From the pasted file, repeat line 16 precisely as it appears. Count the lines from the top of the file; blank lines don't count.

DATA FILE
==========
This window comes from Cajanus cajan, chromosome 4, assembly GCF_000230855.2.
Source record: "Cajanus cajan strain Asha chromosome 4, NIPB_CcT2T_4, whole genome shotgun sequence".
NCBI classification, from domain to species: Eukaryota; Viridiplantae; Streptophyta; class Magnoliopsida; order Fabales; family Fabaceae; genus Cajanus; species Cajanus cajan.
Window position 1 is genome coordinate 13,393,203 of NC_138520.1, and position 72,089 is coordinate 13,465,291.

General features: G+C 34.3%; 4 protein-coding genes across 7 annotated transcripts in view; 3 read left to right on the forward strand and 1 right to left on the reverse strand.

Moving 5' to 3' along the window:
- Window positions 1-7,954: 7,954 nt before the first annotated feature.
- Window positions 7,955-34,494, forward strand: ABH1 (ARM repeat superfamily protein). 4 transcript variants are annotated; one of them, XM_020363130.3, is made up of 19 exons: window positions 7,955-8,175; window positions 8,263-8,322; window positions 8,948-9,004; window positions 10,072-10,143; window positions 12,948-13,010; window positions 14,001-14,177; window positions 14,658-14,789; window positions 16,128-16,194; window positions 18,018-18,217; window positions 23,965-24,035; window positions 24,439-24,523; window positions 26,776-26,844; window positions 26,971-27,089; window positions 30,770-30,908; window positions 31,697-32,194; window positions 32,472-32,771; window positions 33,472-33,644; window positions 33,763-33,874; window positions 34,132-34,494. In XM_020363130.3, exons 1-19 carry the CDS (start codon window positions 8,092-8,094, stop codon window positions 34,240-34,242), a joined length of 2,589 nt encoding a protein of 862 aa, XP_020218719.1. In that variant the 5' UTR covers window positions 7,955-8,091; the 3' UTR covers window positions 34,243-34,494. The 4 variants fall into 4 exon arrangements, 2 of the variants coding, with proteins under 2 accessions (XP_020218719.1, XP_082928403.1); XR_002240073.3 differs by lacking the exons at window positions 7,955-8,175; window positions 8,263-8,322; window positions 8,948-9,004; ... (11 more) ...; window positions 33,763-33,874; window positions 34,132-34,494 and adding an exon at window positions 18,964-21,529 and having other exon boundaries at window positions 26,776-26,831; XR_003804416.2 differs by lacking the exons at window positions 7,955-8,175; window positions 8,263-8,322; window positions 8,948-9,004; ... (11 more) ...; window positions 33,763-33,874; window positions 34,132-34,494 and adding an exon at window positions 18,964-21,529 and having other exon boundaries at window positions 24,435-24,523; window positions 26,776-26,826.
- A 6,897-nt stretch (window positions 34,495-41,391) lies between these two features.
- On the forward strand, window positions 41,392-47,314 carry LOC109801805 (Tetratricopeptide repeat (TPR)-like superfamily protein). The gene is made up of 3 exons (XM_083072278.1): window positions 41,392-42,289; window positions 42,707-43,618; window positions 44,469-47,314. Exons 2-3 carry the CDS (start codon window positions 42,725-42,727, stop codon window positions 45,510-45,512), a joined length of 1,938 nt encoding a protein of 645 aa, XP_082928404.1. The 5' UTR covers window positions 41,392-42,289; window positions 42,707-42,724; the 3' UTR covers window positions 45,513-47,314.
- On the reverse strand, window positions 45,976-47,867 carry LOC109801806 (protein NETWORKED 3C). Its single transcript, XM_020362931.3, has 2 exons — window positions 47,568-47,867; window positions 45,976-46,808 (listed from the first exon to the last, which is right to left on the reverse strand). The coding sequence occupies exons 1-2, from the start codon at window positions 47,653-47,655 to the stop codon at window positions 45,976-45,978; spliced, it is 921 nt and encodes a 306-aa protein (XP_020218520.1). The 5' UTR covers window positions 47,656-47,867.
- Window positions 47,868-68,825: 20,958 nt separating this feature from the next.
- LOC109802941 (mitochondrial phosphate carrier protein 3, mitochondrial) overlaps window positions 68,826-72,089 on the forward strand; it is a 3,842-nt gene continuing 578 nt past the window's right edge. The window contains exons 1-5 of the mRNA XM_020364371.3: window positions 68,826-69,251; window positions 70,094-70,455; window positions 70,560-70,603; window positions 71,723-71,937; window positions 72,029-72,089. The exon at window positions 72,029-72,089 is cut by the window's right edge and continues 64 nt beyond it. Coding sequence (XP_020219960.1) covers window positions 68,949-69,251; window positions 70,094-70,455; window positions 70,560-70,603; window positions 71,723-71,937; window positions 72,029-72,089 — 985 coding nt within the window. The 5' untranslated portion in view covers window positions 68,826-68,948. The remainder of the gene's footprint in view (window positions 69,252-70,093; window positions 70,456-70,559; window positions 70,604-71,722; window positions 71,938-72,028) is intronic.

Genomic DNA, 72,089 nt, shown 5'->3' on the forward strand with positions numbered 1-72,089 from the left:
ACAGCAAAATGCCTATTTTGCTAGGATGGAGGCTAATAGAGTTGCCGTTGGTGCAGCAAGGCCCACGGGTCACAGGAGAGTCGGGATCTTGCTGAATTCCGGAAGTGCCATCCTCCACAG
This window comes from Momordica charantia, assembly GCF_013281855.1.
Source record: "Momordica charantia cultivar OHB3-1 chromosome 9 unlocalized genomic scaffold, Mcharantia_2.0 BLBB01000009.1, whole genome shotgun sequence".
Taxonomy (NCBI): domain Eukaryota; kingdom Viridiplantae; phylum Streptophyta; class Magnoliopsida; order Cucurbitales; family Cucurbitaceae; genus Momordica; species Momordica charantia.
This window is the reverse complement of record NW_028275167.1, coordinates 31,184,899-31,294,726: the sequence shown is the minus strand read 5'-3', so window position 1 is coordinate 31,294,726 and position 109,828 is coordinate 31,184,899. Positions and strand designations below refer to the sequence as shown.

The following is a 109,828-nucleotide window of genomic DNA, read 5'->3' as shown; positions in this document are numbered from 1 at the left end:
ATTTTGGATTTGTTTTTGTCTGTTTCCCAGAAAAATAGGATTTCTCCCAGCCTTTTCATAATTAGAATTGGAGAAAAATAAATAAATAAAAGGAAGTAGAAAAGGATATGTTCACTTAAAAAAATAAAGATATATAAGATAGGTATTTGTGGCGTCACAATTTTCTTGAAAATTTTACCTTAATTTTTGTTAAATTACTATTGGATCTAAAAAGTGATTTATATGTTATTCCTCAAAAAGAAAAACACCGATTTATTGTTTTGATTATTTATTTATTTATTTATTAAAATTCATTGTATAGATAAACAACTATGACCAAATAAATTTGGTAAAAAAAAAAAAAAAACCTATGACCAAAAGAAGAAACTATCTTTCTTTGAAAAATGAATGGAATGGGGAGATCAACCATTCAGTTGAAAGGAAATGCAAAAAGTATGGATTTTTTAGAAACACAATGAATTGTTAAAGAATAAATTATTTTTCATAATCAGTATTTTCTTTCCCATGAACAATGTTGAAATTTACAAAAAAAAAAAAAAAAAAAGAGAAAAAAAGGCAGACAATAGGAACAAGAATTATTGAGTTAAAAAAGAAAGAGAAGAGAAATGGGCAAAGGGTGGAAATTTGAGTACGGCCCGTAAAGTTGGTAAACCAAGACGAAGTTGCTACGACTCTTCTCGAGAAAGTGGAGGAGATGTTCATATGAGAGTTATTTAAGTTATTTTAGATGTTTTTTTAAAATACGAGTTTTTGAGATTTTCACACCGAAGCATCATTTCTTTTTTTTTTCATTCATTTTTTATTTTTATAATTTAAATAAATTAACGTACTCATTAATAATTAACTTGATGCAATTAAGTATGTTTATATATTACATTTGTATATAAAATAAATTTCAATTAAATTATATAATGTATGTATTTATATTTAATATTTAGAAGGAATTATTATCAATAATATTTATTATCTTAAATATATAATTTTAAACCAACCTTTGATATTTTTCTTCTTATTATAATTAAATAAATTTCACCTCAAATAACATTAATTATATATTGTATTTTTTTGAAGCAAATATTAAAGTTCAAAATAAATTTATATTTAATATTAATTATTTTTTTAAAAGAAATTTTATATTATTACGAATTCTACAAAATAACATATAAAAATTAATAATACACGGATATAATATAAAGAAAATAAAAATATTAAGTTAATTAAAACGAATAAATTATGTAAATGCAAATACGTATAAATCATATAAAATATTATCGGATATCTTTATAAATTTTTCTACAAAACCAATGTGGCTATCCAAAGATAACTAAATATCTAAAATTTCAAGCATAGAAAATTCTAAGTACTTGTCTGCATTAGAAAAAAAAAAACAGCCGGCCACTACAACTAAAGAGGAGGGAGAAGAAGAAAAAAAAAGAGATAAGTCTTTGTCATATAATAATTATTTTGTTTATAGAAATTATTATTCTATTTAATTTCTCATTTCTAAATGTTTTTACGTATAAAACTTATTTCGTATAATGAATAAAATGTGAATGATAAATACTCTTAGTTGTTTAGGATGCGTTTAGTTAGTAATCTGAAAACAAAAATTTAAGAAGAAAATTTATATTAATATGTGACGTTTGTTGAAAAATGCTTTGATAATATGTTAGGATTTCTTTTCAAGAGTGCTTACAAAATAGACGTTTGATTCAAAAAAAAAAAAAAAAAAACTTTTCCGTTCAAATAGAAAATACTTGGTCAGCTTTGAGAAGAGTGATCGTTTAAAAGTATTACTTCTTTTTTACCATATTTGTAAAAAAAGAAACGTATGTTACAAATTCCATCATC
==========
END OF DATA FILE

This window comes from Momordica charantia, assembly GCF_013281855.1.